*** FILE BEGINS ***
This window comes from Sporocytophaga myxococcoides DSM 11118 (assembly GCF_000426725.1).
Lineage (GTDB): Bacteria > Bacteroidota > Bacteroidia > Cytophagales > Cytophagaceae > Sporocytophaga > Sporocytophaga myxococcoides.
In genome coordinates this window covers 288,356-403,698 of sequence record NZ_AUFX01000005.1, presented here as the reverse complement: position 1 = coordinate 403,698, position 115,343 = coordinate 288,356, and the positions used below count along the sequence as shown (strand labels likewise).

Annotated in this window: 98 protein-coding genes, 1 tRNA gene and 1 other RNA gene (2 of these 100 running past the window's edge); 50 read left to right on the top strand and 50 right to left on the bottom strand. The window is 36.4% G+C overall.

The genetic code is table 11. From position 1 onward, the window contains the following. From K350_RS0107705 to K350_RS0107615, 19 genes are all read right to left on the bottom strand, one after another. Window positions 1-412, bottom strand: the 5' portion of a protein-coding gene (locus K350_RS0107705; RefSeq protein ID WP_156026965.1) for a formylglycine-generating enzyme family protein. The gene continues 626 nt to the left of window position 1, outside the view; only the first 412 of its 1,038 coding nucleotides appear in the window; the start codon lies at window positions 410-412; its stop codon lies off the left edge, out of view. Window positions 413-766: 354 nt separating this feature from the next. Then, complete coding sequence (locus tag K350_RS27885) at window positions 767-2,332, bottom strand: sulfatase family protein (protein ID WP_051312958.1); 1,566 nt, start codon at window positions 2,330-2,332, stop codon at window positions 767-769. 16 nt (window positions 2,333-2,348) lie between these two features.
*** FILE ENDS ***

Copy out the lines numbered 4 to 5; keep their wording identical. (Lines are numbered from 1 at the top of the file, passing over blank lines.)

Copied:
Annotated in this window: 98 protein-coding genes, 1 tRNA gene and 1 other RNA gene (2 of these 100 running past the window's edge); 50 read left to right on the top strand and 50 right to left on the bottom strand. The window is 36.4% G+C overall.

The genetic code is table 11. From position 1 onward, the window contains the following. From K350_RS0107705 to K350_RS0107615, 19 genes are all read right to left on the bottom strand, one after another. Window positions 1-412, bottom strand: the 5' portion of a protein-coding gene (locus K350_RS0107705; RefSeq protein ID WP_156026965.1) for a formylglycine-generating enzyme family protein. The gene continues 626 nt to the left of window position 1, outside the view; only the first 412 of its 1,038 coding nucleotides appear in the window; the start codon lies at window positions 410-412; its stop codon lies off the left edge, out of view. Window positions 413-766: 354 nt separating this feature from the next. Then, complete coding sequence (locus tag K350_RS27885) at window positions 767-2,332, bottom strand: sulfatase family protein (protein ID WP_051312958.1); 1,566 nt, start codon at window positions 2,330-2,332, stop codon at window positions 767-769. 16 nt (window positions 2,333-2,348) lie between these two features.